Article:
Snails have a penchant for other non vegetable patch foods like ivy, nasturtiums and tulips. Moisture is a favourite of our mollusked friends - so the general rule of green thumb is any plants with succulent stems and leaves will appeal.

To be on the safe side because we all get tempted from time to time and snails are no different in this respect, you may want to scatter a “fence” of crushed egg shells round your vegetables. Snails don’t like this at all as the sharp edges will cut their soft fleshy bodies – but they won’t be angry at you they’ll just give up, plus egg shells add good nutrients to the soil as well so you’re getting a two for one with this method!
While I quite like the idea of falling into a vat of beer I wouldn’t relish the thought of having to drink my way out – and I like beer! So please avoid the beer traps that you can make or buy commercially. As much as the thought of drowning in beer might appeal to some people it really isn’t a pleasant way to go trust me.
Snails are a very important part of the food chain and snails are only too aware of the fact that they have many natural enemies (crikey the similarities get more and more). Birds, hedgehogs, toads, ground beetles, snakes, chickens, ducks and geese are all enemies of the snail and will quite happily make a snack out of them. It is an option you might like to pursue if you are unable to live with them being in your space.

And I can’t talk about snails without mentioning the fact that we can eat snails too.

But just because we can doesn’t mean we should.


All things Herbal

The healing power of Plants and Herbs has fascinated me ever since I can remember and
I can trace my love of all things floral back to when I was a little girl visiting my Nan. I can remember the magical feeling of my Nan’s garden, bursting with loads of colourful, fragrant blooms and magnificent foliage and of course, not forgetting the swing. There was always something going on my Nan’s garden; and nearly every plant had a specific purpose, whether it was for the kitchen, treating ailments, or keeping up appearances.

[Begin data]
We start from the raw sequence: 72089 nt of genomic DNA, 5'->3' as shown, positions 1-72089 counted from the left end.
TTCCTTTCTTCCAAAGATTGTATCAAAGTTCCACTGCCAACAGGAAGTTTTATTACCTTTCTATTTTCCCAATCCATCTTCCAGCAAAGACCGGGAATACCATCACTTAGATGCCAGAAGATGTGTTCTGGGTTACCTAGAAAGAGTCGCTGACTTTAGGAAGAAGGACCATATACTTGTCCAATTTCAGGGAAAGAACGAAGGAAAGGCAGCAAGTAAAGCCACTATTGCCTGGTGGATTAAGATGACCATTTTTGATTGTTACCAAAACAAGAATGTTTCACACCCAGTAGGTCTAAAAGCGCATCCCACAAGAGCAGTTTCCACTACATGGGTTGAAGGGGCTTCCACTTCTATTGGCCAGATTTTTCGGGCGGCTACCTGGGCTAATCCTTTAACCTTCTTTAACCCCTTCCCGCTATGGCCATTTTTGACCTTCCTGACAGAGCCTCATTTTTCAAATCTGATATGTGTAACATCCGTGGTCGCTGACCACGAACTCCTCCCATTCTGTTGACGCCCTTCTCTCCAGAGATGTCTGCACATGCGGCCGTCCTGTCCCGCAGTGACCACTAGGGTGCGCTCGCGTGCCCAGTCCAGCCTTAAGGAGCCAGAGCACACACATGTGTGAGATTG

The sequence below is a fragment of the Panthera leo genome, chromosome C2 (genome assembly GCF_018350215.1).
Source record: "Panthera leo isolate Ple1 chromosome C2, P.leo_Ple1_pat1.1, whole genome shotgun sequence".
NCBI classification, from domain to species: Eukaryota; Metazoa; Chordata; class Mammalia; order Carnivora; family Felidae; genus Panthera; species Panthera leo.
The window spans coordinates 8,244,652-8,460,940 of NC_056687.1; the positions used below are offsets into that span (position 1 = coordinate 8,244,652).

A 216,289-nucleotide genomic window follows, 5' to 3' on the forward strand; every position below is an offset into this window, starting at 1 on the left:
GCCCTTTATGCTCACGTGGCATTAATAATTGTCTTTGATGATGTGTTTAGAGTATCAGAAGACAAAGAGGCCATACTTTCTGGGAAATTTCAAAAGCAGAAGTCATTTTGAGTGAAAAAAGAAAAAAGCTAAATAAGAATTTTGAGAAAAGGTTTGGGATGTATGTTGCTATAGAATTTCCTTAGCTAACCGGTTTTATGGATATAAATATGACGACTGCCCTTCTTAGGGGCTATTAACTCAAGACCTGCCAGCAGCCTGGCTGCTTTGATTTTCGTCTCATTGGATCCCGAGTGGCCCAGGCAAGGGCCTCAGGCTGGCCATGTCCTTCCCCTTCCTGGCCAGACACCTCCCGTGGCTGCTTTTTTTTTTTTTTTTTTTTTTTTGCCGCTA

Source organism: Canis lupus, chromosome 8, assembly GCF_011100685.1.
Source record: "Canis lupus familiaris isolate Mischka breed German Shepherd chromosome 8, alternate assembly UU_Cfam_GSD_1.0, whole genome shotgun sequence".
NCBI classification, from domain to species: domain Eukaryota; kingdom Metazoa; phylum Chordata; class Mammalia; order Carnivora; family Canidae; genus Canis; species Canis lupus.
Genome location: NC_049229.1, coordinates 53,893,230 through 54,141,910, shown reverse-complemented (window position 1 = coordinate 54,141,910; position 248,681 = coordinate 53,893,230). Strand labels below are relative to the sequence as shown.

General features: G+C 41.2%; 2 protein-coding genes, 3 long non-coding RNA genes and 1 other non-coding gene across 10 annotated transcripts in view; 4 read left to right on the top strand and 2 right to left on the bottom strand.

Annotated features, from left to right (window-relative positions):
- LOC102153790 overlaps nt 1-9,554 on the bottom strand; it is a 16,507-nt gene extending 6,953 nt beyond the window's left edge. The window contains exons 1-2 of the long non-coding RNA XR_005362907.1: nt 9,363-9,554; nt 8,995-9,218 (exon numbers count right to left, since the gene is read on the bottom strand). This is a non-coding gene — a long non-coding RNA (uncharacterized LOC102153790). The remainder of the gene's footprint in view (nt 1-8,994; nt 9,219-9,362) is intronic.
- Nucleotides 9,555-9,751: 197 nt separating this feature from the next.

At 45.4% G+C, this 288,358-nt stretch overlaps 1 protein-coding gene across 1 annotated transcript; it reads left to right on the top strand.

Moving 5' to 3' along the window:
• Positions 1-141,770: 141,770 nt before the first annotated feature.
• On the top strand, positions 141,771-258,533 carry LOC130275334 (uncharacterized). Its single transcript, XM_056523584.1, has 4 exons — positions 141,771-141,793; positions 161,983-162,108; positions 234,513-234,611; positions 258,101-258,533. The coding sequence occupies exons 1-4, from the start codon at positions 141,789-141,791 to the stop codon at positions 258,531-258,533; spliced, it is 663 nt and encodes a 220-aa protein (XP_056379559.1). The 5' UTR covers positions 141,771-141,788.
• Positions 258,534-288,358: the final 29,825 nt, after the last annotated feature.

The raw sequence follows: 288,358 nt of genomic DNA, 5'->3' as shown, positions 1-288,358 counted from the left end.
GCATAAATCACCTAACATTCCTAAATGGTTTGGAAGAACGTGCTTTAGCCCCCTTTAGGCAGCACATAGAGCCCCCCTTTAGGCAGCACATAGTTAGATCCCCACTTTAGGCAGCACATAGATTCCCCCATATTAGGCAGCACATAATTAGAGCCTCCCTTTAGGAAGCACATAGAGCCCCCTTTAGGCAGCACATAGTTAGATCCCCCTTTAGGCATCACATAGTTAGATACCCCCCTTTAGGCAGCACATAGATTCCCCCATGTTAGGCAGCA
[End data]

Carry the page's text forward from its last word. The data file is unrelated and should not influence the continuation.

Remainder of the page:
As a child my Nan would rub Dock Leaves onto my skin when I had been stung by Nettle or she would be warning me not to pick Dandelion because they would make me wet the bed! I can remember childishly questioning how and why certain Plants could have certain effects on my body, and that childish curiosity never left me. Fortunately for me my Nan never tired of encouraging me and she continuously amazed and enthralled me with her tales her knowledge and her wisdom in simple country remedies and folk lore. Remedies and cures which have been tried and tested and passed down from generation to generation.

Herbs and Plants and Trees share a relationship with humanity that much is evident.
Herbalism is the study and exploration of that relationship. We would do well to devote more time to the listening of Nature and what she can teach us in her gentle breezes and torrential storms.
The simple language of Buttercup, the enticement of wild Strawberry and the deadly appeal of Bella donna are moments that when first experienced have stayed with me forever.

For me Herbs, Plants and Trees are magical creations working as one with Mother Earth. Their Roots are embedded into Her, their Leaves and Flowers are bathed in sunlight, moonlight and starlight, blown by the winds and washed by the rains. They feed and nurture Her and in return are fed and nurtured by Her. How much more magical can you get than that.

Of course it’s not all about my fluffy approach and outlook - there is a science to herbal medicine. Botany, taxonomy, phytology, herbology - to name just a few.
The question of magick being a science is not something I am going to discuss and deliberate here, not yet anyway. I’m just going to concentrate on the science and reasoning of Herbs and Plants in the medical and physiological sense for now.

Nicholas Culpepper (http://en.wikipedia.org/wiki/Nicholas_Culpeper) explained the interaction between the Plant kingdom and humanity in a way my young mind understood the best, and which I also related to the most, above all other written authority on the subject.
This excerpt is from the Introduction to the 1835 edition of The Complete Herbal and is a philosophy I have adhered to since first reading it.